A local journalist and a city administrator had seriously questioned, in recent years, the safety of the pesticide plant that released a cloud of poison here a week ago killing at least 2,000 people, but their efforts were largely belittled and ignored.

Rajkumar Keswani, writing for Hindu papers, published parts of a then-secret Union Carbide Corp. survey that contained the results of a 1982 inspection made by three company engineers and citing specific safety problems at the plant, owned by a subsidiary, Union Carbide India Ltd.

Among the approximately 50 observations made by the inspection team were at least two that coincide almost exactly with a Union Carbide India company official's description of what he said could have caused the deadly leak here last week. Ironically, these portions of the report were not among those written about by Keswani.

At the Danbury, Conn., headquarters of Union Carbide, the 1982 safety survey was distributed to reporters Monday, along with three documents in which, according to company spokesman Tom Failla, Union Carbide India said all the recommended repairs had been made except one that dealt with a valve in an area of the plant not involved in last week's accident.

Failla said the 1982 survey had been made by Union Carbide Corp. as a "contractual service" to Union Carbide India, of which the U.S. parent firm is 50.9 percent owner.

The report identified a number of problems at the plant, Failla said, but inspectors attached a covering letter saying, "No situations involving imminent danger or requiring immediate correction were noted in the course of the survey."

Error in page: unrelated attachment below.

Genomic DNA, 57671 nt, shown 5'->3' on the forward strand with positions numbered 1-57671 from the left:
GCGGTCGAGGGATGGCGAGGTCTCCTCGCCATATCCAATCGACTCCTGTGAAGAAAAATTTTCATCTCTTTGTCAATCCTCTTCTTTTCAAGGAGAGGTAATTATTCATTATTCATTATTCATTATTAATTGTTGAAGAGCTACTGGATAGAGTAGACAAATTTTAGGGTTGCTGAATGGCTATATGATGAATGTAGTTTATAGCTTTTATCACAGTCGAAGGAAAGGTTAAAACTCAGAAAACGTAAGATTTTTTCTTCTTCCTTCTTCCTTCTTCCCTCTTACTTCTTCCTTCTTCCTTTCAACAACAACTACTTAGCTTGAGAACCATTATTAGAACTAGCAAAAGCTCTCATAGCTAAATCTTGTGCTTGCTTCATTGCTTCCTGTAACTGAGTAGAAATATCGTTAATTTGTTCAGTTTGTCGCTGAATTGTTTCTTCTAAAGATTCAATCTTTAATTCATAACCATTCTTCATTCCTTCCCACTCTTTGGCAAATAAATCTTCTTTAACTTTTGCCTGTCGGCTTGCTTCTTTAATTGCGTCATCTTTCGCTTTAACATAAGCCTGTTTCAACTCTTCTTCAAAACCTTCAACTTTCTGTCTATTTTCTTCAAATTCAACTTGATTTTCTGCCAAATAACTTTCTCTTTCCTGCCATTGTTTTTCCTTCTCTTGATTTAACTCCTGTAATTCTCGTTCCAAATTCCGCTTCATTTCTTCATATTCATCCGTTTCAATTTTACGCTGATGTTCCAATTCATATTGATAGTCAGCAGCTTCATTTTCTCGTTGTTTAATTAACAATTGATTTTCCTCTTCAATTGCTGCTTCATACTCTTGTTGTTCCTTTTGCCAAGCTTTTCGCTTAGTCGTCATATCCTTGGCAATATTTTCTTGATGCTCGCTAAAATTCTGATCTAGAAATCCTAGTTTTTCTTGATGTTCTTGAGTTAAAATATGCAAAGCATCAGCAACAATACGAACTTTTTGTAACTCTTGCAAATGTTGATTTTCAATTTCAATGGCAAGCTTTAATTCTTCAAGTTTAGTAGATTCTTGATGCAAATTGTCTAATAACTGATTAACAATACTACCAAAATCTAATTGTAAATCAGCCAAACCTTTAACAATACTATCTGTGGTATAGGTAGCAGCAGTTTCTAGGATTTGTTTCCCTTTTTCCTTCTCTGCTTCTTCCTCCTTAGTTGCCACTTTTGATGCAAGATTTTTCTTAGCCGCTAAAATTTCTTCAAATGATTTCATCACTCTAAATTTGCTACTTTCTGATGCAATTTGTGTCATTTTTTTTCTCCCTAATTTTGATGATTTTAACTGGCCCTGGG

The survey "invited action plans to correct deficiencies," Failla said, and in later reports Union Carbide India said it had taken care of the problems. "We have no reason to believe that what was represented to us by Union Carbide India did not in fact occur," Failla said.

Union Carbide officials in Danbury also stressed that they do not yet know the cause of the accident.

Before Keswani began writing about the pesticide plant, another Bhopal resident, M.N. Buch, warned about it in 1975, before the methyl isocyanate facility was built. Buch, then administrator of the municipal corporation and architect of the city's urban planning program, issued a press release asking Union Carbide to move out of the densely populated city. He was soon transferred to the forestry department.

Keswani, 34, has led a one-man crusade, charging an accident potential at the pesticide plant, since 1982 -- when, he said, a friend working there began telling him of alleged safety hazards.

Writing first in a Hindu weekly, Rapat, and then in Jansatta, a Hindu daily, Keswani battled the business establishment in Bhopal with strident articles bearing such headlines as "Please Save the City," and "Bhopal, City on the Edge of a Volcano."

He warned that the proximity of the plant to a dense population had the potential for a disaster should methyl isocyanate gas escape.

The government and Union Carbide ignored him, he said, and then attacked his articles as being alarmist. He said he stepped up his campaign after a gas leak on Oct. 5, 1982, forced temporary evacuation of some nearby slums.

A few state assemblymen raised questions in the legislature about Keswani's articles but Tara Singh Viyogi, labor minister at the time, denied there were safety hazards and said that a factory worth $25 million "was not like a small stone and could not be moved."

The 1982 report warned the plant management that a pressure relief valve on a poisonous gas storage system might be inadequate for stemming a "runaway reaction" and release of large amounts of toxic materials into the air. "There were several conditions or operations in the unit that presented serious potential for sizable release of toxic material," it said.

It also said it is possible that a methyl isocyanate storage tank would become contaminated with a backwash of water vapors from its connected vent gas scrubber and thereby cause the chemical reaction that would lead to an excessive buildup of pressure in the feed tank.

The two contingencies almost exactly parallel what V.K. Gokhale, managing director of Union Carbide India, and V.K. Kamdar, vice president for agrochemicals, gave in an interview Dec. 5 as plausible explanations of the causes of the uncontrolled discharge of methyl isocyanate two days earlier.